The Paris Convention for the Protection of Industrial Property
The Paris Convention for the Protection of Industrial Property (Paris Convention) was signed in Paris, on 20th March, 1883. It was the first multi-national agreement dealing with the protection of industrial property, and as of 22nd April, 2004 has 168 states that are party to it. Since March, 1883 the Convention has had six revisions: in 1900, 1911, 1925, 1934, 1958, and 1967, and one amendment, which was in September 1979. The Paris Convention contains 30 Articles covering patents, industrial property, industrial design, Marks, and trade names. Article 1 (1) of the convention states that parties to the Convention "constitute a Union for the protection of industrial property." Article 1 (2) goes on to define the objects of industrial property as "patents, utility models, industrial designs, trademarks, service marks, trade names, indications of source or appellations of origin, and repression of unfair competition." The other Articles in the Convention define how these objects of industrial property shall be registered and used in the contracting states.
Patent Cooperation Treaty
The Patent Cooperation Treaty (PCT) was concluded at Washington on 19th June, 1970. It was since amended in September, 1979, and modified in February, 1984 and October, 2001. As of 1st April, 2002, there were 115 contracting states. The PCT can only be acceded to by states that are already party to the Paris Convention. This is because the PCT takes the Paris Convention one step further by allowing any resident or national of a contracting state to file one "international" patent application seeking patent protection for an invention simultaneously in each of a large number of countries. (WIPO, n.d.) Article 1 (1) of the 69 Article treaty states that "the States party to this Treaty constitute a Union for cooperation in the filing, searching, and examination, of applications for the protection of inventions, and for rendering special technical services." In addition, Article 1 (2) states that "no provision of this Treaty shall be interpreted as diminishing the rights under the Paris Convention for the Protection of Intellectual Property of any national or resident of any country party to that Convention."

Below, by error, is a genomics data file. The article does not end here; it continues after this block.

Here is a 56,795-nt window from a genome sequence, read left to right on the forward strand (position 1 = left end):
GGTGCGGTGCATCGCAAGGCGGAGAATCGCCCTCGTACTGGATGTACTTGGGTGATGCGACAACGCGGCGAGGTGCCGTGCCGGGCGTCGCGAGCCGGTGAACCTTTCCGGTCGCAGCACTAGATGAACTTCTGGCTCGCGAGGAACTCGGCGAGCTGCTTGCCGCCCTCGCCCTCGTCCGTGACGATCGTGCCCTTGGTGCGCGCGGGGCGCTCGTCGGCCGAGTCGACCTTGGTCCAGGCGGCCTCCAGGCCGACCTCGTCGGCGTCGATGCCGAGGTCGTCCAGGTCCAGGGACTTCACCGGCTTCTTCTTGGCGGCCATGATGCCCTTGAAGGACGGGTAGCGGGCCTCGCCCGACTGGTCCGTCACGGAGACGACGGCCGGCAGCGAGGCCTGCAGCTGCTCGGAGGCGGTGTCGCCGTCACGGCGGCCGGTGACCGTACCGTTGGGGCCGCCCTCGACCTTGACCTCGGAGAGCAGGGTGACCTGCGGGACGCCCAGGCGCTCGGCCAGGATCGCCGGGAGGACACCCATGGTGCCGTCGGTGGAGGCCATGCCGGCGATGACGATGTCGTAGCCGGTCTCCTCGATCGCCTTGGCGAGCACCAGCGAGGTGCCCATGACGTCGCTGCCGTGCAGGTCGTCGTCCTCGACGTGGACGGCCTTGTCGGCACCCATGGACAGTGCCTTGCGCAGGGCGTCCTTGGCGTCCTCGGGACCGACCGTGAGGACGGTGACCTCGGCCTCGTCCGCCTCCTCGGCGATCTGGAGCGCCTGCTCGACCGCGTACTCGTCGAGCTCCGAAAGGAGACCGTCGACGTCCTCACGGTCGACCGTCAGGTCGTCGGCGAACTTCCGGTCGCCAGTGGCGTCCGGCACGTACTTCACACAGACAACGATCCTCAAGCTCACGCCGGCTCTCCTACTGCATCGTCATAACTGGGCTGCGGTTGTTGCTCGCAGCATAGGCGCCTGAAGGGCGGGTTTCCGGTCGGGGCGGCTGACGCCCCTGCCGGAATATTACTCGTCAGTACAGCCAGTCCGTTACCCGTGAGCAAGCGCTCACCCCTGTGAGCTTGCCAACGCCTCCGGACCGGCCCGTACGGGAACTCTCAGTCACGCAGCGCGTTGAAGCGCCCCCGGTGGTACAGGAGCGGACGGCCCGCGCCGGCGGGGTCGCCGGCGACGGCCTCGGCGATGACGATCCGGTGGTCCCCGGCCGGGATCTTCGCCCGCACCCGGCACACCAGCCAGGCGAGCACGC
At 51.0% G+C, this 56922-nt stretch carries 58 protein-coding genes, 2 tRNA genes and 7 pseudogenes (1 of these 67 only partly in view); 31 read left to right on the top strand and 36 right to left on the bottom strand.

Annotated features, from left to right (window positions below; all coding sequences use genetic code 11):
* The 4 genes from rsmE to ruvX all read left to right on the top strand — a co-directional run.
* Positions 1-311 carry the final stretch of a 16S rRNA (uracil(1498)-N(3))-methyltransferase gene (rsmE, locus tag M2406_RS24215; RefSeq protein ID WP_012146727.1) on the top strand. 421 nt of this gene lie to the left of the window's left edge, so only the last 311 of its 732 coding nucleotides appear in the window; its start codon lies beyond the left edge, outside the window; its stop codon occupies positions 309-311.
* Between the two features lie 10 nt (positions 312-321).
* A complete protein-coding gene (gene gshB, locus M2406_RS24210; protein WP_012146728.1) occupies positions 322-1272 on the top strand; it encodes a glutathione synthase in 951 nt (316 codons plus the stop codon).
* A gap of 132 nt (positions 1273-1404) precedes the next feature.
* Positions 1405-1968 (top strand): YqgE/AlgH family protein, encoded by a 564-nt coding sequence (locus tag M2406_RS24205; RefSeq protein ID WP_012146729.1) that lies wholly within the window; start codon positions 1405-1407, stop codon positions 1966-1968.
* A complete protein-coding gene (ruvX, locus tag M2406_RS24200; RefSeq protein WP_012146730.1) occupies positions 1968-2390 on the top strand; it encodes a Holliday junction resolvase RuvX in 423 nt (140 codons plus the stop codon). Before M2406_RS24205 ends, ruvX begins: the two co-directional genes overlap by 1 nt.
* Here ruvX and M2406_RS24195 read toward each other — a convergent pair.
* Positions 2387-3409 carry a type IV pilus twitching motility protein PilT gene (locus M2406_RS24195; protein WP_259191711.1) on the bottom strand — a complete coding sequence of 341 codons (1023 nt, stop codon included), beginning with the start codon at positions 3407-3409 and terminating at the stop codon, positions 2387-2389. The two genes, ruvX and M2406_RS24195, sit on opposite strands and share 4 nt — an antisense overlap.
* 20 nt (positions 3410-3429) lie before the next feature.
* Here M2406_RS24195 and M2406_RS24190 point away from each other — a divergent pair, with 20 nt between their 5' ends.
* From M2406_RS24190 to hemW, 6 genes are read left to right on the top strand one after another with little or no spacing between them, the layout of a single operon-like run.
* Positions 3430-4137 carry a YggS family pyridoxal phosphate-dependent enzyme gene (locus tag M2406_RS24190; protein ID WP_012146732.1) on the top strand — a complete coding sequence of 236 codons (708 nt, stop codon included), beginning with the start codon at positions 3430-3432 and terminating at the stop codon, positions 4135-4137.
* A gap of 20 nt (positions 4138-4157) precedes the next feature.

The Berne Convention for the Protection of Literary and Artistic Works
The Berne Convention for the Protection of Literary and Artistic Works (Berne Convention) was signed on 9th September, 1886, by 12 states. It was finally completed in May, 1896, and has since been revised six times: 1908, 1914, 1928, 1948, 1967, and 1971; and amended once in September, 1979.
The Convention consists of 38 Articles, and Special Provisions (6 Articles) regarding developing nations. The general Articles cover, among other things, what works are protected, the criteria to be eligible for protection, the rights guaranteed to authors, the term of protection, and rights regarding translation, reproduction and adaptation.